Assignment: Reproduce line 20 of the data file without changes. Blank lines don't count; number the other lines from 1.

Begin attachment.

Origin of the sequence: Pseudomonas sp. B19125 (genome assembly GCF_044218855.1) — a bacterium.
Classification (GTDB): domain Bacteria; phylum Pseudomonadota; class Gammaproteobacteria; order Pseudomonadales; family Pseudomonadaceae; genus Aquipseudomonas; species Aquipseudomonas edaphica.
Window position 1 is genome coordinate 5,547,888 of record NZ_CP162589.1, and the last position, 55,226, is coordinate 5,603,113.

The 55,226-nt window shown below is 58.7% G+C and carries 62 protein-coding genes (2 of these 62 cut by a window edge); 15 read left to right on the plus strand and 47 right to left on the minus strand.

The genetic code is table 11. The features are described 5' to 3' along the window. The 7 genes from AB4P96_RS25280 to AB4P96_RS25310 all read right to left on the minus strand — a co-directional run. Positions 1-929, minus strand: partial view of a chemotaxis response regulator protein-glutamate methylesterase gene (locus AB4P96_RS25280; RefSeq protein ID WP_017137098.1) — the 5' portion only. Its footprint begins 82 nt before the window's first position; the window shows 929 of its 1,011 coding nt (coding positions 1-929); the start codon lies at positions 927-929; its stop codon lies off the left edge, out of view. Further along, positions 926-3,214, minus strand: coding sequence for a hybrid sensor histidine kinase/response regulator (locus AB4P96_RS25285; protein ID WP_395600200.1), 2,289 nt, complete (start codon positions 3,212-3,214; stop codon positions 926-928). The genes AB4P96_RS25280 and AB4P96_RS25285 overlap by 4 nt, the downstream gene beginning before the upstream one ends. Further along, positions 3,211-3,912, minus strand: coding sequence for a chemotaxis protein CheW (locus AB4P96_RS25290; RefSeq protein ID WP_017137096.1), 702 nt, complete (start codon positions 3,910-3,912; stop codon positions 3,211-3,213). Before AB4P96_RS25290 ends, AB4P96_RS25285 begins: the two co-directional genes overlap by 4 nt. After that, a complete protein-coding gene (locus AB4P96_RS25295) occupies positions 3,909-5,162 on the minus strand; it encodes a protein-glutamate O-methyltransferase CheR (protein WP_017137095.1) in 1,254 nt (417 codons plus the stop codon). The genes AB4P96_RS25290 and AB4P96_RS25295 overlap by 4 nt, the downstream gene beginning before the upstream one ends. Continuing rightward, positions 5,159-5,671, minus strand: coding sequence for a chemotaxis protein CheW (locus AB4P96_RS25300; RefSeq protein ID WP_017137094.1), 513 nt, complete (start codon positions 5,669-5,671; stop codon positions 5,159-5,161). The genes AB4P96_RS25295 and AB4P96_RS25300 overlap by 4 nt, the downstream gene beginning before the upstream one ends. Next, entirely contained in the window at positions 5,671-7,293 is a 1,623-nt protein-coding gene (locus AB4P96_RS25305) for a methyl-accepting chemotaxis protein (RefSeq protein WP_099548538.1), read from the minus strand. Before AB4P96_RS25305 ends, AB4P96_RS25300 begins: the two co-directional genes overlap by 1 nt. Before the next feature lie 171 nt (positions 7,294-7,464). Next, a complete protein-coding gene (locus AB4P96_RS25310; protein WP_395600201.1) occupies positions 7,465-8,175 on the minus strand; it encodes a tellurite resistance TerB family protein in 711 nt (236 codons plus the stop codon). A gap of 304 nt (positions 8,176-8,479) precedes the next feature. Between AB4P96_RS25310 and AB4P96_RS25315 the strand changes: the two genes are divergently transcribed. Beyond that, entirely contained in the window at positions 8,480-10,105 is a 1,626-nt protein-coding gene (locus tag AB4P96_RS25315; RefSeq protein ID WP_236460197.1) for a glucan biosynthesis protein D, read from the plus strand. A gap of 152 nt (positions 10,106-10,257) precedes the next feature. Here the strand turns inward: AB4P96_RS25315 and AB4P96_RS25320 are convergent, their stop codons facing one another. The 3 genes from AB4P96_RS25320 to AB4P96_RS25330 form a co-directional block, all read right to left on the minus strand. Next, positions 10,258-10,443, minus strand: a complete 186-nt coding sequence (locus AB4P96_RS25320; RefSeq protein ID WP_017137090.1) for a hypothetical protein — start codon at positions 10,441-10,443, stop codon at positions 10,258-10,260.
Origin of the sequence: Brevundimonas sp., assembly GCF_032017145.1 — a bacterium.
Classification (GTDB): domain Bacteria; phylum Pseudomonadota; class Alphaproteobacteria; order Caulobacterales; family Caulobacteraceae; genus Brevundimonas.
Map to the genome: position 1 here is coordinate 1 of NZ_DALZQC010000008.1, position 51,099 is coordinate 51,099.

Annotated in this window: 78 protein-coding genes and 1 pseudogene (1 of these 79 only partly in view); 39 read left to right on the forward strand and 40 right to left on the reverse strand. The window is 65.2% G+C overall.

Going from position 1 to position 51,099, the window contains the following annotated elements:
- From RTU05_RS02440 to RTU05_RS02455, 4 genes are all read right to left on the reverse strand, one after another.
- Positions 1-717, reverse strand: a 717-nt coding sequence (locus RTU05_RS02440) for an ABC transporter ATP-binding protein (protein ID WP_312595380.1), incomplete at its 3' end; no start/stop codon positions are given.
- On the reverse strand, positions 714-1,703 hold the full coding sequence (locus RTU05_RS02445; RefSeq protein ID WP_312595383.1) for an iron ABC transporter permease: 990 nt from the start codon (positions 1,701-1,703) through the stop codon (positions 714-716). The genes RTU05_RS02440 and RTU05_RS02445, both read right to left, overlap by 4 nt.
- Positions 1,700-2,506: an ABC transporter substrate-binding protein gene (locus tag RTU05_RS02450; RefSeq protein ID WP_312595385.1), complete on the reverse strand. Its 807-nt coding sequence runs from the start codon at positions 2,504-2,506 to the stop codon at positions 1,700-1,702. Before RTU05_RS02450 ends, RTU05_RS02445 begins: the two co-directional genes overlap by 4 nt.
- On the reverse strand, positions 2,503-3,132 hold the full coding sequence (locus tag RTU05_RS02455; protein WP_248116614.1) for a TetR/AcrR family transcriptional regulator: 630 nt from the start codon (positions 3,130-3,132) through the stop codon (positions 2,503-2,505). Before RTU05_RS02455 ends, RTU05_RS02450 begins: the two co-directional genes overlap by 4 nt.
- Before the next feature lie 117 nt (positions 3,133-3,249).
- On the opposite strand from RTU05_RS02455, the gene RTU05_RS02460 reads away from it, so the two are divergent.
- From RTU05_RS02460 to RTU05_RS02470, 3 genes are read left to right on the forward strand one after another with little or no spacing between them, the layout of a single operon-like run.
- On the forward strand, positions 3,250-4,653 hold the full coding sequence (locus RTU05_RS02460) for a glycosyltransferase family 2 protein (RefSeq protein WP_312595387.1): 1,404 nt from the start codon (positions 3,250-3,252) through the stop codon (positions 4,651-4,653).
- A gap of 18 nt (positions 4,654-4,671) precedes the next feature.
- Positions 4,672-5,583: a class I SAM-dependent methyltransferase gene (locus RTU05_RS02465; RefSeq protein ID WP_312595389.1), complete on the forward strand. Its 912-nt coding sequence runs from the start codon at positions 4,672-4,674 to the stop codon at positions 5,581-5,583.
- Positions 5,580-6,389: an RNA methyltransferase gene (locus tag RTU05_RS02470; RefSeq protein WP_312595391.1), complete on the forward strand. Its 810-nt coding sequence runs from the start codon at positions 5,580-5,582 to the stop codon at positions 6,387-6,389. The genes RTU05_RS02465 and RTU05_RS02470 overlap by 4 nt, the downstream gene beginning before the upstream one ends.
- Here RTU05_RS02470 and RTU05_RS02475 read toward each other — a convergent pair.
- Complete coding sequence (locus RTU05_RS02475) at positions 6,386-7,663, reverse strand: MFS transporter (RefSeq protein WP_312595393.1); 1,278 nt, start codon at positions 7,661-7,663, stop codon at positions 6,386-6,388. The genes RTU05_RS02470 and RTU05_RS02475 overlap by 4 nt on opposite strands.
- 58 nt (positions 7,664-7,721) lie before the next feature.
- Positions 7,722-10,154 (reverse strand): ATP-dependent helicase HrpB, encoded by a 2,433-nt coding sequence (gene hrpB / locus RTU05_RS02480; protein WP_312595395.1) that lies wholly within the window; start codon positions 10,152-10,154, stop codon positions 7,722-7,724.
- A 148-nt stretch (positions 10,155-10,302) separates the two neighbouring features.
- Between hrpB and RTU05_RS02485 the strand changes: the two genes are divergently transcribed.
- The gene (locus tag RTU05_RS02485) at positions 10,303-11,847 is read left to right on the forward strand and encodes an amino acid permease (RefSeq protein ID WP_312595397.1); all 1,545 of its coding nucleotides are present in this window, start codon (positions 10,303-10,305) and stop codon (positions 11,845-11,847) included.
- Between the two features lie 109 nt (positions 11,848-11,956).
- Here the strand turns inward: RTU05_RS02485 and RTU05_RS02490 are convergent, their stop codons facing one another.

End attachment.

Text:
- A gap of 18 nt (positions 4,654-4,671) precedes the next feature.